The Parkers

Meet the Parkers

Strong Roots


This story was first published in the Nov/Dec 2021 issue of Forest Landowner Magazine and written by Pete Williams, editor.

Mickey Parker is talking over the hum of his Kubota X1140 utility vehicle as we navigate his 350 acres of forestland in Florida’s Escambia
County, known as Boggy Creek Preserve, just 45 miles north of Pensacola, not far from the Alabama border.

The chatty 73-year-old speaks in the calm, reassuring tones one might expect of the dentist he was for more than four decades.
He planned to still be working on teeth part-time, but the pandemic gave him the excuse to jump-start his retirement and
focus on his passion for longleaf pine.

Some forest landowners like longleaf pine, or at least the idea of restoring some of the Southeast’s native tree, even if
the slower-establishing, higher-maintenance, endangered-species-attracting, wild-hog catnip presents greater challenges
than loblolly. Parker, though, is all-in on longleaf. He’s a board member of The Longleaf Alliance and a part-time longleaf
seedling salesman for Meeks Farm and Nursery. He has planted half of the property he’s owned for more than two decades in
longleaf and will do the same with any remaining loblolly he harvests.

Parker and his wife Stephanie built a beautiful 500-square foot “tiny house” Florida cracker cabin on the property, mostly
out of longleaf. The bumper stickers on his Ford F250 attest to his longleaf endeavors, as does his email address, which starts
with Longleaf Mickey.

“We’re not really in the timber business but rather the timber ecosystem business,” Parker says as the Kubota rolls
through a stretch of older longleaf, he inherited when he bought the first of three parcels in 1997 from his brother-in-law, a urologist, who had purchased the property almost on a whim, thinking it was in Alabama.

“We’re more a wildlife preserve than a timber operation. It’s nice when we do cut and get some extra money but fortunately, it’s never had to be our sole income.”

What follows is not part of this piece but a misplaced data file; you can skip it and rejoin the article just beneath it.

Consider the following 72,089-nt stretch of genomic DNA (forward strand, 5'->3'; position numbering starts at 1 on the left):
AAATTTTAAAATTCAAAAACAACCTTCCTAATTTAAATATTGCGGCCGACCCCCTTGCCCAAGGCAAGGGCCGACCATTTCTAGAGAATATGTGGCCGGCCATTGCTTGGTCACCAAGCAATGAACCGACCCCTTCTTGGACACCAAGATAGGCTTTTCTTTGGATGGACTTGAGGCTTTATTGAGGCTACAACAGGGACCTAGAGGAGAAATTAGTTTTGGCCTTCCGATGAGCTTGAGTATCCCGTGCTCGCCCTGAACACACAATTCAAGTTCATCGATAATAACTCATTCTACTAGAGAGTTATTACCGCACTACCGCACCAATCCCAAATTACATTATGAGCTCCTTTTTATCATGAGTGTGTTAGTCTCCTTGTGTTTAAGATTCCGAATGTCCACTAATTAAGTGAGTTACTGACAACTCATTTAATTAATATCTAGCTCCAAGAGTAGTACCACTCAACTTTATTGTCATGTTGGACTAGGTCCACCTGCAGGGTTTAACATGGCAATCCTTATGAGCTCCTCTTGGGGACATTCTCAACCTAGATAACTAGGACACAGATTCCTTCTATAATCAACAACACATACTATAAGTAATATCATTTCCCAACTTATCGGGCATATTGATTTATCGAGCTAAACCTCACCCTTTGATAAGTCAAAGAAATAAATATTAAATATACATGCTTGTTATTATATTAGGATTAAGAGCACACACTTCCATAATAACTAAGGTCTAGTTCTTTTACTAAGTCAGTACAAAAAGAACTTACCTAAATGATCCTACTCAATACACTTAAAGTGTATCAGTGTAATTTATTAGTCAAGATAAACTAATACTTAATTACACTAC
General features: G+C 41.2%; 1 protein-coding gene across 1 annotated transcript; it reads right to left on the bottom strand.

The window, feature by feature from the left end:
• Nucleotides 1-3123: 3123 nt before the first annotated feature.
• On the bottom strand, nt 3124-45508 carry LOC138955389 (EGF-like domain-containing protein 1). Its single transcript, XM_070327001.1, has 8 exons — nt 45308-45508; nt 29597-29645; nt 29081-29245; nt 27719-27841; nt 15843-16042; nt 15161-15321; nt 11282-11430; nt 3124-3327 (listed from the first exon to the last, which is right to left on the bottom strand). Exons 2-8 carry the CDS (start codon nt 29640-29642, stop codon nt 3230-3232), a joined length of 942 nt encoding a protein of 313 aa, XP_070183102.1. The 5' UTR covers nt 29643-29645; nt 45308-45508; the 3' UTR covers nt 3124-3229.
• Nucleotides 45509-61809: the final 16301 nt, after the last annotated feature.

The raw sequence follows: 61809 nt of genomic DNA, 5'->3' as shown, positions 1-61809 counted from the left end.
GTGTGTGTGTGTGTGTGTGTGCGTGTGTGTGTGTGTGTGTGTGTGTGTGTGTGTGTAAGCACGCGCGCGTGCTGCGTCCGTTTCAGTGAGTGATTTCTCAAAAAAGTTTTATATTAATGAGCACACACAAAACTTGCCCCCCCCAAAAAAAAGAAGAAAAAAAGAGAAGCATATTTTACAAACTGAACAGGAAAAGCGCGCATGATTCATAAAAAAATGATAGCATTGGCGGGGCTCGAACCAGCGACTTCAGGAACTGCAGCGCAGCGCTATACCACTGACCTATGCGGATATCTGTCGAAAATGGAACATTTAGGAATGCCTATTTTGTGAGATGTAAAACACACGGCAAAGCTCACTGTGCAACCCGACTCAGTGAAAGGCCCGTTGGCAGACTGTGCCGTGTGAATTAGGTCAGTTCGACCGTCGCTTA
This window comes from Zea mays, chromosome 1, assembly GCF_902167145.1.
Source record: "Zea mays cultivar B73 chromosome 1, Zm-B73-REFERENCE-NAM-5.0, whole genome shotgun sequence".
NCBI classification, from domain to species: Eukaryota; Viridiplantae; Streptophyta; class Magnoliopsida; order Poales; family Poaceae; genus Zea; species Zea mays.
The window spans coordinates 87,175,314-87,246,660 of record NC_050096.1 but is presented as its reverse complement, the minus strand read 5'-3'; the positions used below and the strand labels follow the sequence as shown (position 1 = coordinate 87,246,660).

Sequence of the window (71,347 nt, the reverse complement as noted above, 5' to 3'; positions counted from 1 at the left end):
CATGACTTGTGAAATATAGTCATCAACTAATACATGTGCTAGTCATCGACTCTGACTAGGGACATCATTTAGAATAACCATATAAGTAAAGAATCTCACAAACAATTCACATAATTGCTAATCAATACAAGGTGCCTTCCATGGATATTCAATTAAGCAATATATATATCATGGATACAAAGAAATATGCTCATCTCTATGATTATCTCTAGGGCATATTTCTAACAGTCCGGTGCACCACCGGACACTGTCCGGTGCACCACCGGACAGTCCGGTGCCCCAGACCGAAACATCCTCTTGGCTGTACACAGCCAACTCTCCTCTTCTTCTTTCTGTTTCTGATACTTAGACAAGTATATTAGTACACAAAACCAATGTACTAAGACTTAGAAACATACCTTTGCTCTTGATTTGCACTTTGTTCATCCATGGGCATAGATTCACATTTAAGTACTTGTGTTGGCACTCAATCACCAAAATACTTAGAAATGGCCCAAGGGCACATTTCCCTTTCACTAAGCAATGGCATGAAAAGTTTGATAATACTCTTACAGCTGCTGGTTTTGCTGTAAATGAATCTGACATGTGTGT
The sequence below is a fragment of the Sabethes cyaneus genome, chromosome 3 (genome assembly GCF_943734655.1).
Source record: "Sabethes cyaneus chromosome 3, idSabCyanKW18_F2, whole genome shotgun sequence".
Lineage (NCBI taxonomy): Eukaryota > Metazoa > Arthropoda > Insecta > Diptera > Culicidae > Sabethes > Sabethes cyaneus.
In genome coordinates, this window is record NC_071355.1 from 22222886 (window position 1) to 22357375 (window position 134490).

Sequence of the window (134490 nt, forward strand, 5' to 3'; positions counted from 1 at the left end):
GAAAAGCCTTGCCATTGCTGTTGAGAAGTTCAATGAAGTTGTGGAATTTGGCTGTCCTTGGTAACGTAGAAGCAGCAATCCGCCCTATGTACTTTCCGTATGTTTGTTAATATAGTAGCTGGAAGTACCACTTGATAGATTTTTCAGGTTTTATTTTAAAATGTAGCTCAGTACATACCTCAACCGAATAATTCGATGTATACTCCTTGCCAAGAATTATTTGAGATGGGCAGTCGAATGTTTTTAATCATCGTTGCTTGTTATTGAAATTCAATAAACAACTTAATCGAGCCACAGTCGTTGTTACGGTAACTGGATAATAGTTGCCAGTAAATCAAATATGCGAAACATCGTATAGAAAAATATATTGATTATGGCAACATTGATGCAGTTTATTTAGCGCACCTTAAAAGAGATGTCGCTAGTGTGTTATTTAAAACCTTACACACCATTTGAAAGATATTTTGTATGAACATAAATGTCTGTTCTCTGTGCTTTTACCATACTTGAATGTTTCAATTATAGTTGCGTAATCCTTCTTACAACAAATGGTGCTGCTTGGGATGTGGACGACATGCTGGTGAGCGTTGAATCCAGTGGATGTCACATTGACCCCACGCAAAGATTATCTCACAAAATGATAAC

Parker grew up in a semi-rural area outside Pensacola on a piece of his grandparents’ land that included a stand of old-growth
longleaf. As a kid, he spent time in the woods getting to know the fox squirrel, quail, and gopher tortoise. A childhood
friend’s father and uncles owned the Estes Timber Co., one of several families Parker knew whose land holdings dated back to
the days of turpentining.

Parker majored in biology with an emphasis on ecology at the University of West Florida, further fueling his interest in
ecosystems and wildlife. He tabled that enthusiasm as a career pursuit, and instead attended dental school at the University
of Louisville, where he signed up for the Navy Reserve, later serving a two-year full-time stint that ended on July 4, 1976. “I
celebrated my independence and our nation’s bicentennial on the same day,” he says.

Having grown up in Pensacola, still a small, mostly military community in the 1970s, Parker had a built-in customer
base for his dental practice. It seemed he was connected to every patient, some of whom would talk like they’d known him
forever. “In the early days, I’d look at my patient list and call my mom to ask, ‘how do we know them again?’” Parker says.

Stephanie Parker, a career dental hygienist who worked for several previous practices, marveled at the amount of time
Mickey spent with patients, asking about their lives. He loved talking to people, even if dentist-patient conversations in the
chair are inherently one-sided. Parker’s staff did gently remind him occasionally that patients might not be that interested in
forestry and longleaf pine.

Parker says he had the luxury of graduating dental school without the massive student loans common today that force dentists
to move clients in and out quickly. “Some have to work the way they do to cover the debt,” Parker said. “Everyone has their
own style, but I’ve always enjoyed talking to people, especially since so many patients were family and friends.”

Late in 2015, Parker sold his practice and planned to ease into retirement, working a day or two a week to help with the
new dentist’s transition. Then the pandemic closed the office for several months and he and Stephanie spent more time at their
tiny cabin at Boggy Creek Preserve, something they never had considered “social distancing” before.
“The more I got away the more I liked being away,” Parker said on a hot morning in late June, noting that hosting a Forest